China's foreign ministry said that Australia, the UK, and the US will pay a price for their "mistakes" in not sending government delegations to the Winter Olympics in Beijing in February.
The US was the first to announce a boycott, saying on Monday that government officials would not attend the Games from February 4 to 20, citing "human rights atrocities" committed by China. The announcement came weeks after talks aimed at easing tensions between the world's two largest economies.
"The Olympics have been utilised as a platform for political manipulation by the US, the UK, and Australia," said Wang Wenbin, a spokesperson for China's foreign ministry. "They will have to pay the price for their mistake."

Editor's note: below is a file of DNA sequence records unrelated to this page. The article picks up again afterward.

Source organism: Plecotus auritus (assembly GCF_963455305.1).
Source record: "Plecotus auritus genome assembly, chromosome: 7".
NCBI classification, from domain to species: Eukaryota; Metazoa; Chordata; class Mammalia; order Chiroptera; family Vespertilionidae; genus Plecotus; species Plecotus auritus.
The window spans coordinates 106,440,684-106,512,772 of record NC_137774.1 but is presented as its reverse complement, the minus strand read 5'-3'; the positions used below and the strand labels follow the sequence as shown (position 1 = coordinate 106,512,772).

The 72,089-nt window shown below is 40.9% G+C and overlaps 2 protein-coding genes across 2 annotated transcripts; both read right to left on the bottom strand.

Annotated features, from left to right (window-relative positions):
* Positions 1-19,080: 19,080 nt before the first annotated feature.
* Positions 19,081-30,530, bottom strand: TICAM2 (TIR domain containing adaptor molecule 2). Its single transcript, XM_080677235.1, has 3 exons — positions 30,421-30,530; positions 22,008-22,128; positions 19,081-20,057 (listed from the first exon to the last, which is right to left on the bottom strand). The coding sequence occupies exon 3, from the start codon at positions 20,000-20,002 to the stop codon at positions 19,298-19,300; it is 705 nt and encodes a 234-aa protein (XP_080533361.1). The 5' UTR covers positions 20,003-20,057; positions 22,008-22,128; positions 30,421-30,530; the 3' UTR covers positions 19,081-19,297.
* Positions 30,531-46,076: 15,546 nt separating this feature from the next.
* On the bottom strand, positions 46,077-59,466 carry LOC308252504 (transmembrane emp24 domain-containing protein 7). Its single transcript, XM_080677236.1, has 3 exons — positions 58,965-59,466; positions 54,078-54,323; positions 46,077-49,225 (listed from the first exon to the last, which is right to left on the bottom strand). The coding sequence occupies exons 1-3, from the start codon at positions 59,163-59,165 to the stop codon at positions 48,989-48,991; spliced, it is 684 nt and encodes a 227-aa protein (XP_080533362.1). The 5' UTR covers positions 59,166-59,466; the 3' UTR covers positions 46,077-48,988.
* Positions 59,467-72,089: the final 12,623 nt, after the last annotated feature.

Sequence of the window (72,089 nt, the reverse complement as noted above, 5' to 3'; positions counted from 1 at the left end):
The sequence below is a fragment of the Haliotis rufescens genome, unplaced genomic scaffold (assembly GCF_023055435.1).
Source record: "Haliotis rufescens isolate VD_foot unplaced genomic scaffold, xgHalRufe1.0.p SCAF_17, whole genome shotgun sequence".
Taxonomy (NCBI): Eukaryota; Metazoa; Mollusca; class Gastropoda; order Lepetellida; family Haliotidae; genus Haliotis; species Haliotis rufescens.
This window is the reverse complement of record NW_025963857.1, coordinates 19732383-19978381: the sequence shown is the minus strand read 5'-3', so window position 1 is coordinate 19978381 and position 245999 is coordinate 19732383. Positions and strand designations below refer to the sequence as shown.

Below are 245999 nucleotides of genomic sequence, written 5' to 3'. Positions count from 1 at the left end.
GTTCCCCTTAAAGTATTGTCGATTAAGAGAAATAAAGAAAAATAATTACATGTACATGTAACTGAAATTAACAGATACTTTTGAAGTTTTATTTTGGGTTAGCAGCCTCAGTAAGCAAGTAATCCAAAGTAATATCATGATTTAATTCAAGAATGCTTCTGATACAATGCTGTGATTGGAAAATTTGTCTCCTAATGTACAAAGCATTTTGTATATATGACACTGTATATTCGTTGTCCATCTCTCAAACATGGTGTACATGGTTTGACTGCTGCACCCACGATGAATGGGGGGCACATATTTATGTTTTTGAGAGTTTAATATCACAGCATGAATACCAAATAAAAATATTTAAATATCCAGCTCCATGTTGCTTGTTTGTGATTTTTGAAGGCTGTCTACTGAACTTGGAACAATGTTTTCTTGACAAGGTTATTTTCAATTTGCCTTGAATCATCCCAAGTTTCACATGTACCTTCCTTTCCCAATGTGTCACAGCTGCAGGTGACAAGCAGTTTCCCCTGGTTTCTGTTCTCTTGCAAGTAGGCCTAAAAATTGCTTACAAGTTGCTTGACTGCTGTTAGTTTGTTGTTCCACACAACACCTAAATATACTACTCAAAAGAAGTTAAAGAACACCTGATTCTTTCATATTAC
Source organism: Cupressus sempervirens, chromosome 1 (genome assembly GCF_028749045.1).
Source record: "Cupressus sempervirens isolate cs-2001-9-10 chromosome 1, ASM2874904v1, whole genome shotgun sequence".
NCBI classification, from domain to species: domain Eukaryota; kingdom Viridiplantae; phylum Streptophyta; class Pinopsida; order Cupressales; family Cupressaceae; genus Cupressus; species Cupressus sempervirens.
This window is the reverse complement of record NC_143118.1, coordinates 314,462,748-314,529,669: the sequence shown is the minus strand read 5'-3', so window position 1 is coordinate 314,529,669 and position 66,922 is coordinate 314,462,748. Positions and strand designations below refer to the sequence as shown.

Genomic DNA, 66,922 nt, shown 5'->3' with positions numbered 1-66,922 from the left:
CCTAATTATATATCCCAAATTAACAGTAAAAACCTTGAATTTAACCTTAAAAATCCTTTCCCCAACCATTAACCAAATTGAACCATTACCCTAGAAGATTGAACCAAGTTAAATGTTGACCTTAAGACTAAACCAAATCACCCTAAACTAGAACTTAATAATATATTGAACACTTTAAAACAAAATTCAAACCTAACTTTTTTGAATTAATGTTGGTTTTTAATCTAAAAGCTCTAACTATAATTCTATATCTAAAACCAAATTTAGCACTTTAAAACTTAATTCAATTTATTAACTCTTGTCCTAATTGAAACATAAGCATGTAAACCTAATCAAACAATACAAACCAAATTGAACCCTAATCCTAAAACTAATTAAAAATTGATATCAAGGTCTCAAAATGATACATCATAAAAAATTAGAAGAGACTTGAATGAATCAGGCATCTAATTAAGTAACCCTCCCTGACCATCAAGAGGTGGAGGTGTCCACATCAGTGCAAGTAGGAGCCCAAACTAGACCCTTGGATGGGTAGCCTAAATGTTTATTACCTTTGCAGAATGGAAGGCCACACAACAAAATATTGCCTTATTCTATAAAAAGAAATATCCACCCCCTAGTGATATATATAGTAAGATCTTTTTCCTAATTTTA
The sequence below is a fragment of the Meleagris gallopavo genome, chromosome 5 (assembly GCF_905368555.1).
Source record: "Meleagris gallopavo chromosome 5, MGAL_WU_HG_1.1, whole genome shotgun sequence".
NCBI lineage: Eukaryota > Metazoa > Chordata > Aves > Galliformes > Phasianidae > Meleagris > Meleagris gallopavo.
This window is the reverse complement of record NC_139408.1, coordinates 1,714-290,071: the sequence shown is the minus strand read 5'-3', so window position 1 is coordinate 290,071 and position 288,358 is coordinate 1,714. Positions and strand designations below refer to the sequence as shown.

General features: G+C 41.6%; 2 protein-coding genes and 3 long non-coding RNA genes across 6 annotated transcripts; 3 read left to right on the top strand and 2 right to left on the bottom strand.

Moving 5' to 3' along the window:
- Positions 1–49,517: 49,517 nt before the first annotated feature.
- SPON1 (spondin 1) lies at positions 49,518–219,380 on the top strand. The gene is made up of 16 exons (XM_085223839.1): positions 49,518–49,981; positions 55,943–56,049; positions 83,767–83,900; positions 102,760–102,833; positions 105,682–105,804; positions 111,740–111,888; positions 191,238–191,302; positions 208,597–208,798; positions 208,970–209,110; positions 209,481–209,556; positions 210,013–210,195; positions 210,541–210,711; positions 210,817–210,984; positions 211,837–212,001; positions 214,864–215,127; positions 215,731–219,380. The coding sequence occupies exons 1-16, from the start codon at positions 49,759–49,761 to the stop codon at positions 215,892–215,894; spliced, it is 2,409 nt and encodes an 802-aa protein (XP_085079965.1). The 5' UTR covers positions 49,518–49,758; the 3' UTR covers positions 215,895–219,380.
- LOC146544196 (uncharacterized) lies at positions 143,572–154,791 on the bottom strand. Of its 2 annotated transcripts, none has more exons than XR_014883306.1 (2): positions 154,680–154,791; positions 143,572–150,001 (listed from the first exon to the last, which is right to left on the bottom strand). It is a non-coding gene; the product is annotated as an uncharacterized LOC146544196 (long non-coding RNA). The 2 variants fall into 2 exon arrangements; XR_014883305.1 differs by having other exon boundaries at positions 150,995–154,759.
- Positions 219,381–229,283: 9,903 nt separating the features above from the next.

Australia's decision not to send officials to the Games was based on the country's struggles to reopen diplomatic channels with China to discuss human rights in the far western region of Xinjiang, as well as China's moves to block Australian imports, according to Prime Minister Scott Morrison.
China has denied any wrongdoing in Xinjiang, where the Uyghur Muslim minority lives, and has said that allegations of human rights violations are false.
The US House of Representatives passed legislation on Wednesday prohibiting imports from Xinjiang due to concerns about forced labour, one of three steps widely supported by Washington in response to Beijing's treatment of the Uyghur people.
The Chinese trade ministry's spokesman, Gao Feng, said of the US action, "China firmly opposes this. The US should quickly put an end to its wrongdoing. We will take all necessary steps to ensure China's legitimate rights and interests are protected" Gao stated.
The US' stance would harm the interests of both enterprises and consumers of the two countries, exacerbate global supply chain tensions, and weigh on global economic recovery, he added.